A “dead end” Church that needs to be reformed
The Cardinal revealed on June 4 — with the Pope’s permission — that he had sent in his resignation on May 21 in order to “share the responsibility for the catastrophe of the sexual abuse by Church officials over the past decades”.
He insisted that beyond any personal failures, the abuse crisis was also the result of an “institutional or ‘systemic’ failure”.
Marx said this “requires changes and a reform of the Church”, a Church he described as being at “a dead-end”.
The Cardinal called out those in the Church who refuse to admit this and who “disapprove of discussing reforms and renewal in the context of the sexual abuse crisis”.
“A turning point out of this crisis is, in my opinion, is only possible if we take a ‘synodal path’,” he said.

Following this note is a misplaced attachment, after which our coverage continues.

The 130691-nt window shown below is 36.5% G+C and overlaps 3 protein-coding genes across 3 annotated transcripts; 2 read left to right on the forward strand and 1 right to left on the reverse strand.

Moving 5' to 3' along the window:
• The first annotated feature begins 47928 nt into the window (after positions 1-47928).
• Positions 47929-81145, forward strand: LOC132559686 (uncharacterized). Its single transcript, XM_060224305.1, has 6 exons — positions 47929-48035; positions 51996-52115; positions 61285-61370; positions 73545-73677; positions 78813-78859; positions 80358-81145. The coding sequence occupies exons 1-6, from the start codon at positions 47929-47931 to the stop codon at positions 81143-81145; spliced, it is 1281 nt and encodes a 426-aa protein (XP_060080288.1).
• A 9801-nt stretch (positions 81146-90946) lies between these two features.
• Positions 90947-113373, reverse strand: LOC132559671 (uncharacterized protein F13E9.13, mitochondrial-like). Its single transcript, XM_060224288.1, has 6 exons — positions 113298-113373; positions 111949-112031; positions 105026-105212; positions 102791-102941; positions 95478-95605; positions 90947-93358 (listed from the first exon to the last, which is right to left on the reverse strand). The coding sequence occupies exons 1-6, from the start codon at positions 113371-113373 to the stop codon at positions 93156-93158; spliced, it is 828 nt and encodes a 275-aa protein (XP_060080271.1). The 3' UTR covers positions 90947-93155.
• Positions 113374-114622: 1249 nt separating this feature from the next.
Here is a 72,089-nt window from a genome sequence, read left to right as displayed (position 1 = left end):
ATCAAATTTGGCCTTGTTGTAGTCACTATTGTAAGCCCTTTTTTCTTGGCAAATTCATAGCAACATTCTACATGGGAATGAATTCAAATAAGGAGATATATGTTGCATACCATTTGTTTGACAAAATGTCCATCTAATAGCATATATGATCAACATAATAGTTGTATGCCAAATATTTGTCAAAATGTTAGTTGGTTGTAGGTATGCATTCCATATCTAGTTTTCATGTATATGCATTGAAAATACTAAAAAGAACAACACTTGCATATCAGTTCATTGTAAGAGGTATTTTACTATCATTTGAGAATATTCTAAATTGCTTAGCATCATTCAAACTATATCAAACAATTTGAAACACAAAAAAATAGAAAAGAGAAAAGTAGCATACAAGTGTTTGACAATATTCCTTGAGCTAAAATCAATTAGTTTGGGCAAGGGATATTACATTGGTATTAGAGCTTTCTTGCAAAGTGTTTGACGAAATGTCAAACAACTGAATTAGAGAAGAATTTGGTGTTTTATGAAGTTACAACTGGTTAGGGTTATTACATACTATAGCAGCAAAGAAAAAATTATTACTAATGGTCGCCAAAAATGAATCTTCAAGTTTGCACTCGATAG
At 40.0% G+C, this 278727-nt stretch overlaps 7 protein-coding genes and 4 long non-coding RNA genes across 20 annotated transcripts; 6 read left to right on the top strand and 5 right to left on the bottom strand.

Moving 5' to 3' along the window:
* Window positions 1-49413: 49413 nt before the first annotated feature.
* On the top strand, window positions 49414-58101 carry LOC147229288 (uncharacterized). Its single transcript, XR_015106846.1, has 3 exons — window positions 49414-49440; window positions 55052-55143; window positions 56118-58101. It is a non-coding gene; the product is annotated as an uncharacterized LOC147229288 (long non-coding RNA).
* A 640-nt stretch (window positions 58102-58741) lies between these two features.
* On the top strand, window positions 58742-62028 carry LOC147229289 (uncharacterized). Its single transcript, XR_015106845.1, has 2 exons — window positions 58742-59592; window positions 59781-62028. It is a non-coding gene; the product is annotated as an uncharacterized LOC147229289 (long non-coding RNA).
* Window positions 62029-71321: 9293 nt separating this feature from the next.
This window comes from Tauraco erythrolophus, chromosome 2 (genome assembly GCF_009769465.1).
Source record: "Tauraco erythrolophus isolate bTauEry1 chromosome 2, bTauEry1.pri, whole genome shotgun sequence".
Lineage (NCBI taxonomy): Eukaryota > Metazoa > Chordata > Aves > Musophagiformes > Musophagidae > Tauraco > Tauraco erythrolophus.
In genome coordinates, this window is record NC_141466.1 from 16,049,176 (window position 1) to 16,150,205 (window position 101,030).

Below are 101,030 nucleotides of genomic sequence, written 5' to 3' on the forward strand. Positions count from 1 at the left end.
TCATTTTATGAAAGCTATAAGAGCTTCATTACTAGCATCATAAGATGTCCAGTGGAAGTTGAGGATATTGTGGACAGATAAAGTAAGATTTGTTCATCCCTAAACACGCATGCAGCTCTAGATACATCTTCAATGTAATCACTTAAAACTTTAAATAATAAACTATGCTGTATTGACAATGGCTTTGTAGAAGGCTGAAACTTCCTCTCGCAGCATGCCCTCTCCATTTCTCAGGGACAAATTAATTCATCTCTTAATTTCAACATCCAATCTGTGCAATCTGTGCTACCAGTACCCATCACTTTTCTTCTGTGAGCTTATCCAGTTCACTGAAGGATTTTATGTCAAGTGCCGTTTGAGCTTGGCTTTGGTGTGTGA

He used the words synodaler Weg, which is also the name of the Synodal Path he encouraged the Catholic Church in Germany to begin two years ago to propose reforms that would help it be more faithful to the Gospel and save it from becoming irrelevant.
Pope Francis agrees with Cardinal Marx
“The bishop is not alone in this and I will be thinking in the next few weeks about how we can together contribute even more to the renewal of the Church here in our Archdiocese and as a whole,” the Cardinal said on June 9 in response to the Pope’s instruction that he remain in his post.
“The Pope takes up much of what I mentioned in my letter (of resignation) to him and gives us important impulses,” Marx said.
“The whole Church is in crisis because of the issue of abuse,” Francis said.
“I agree with you in describing the sad history of sexual abuse and the way the Church faced it until a short time ago as a catastrophe,” he said.
“One cannot remain indifferent in face of this crime. To assume it implies to be in crisis,” the Pope told Marx, praising the Cardinal for displaying “a Christian courage that does not fear the cross”.
Feed my sheep
“We are asked for a reform, which in this case does not consist in words but in attitudes that have the courage to be in crisis, to assume the reality whatever the consequence,” Francis continued.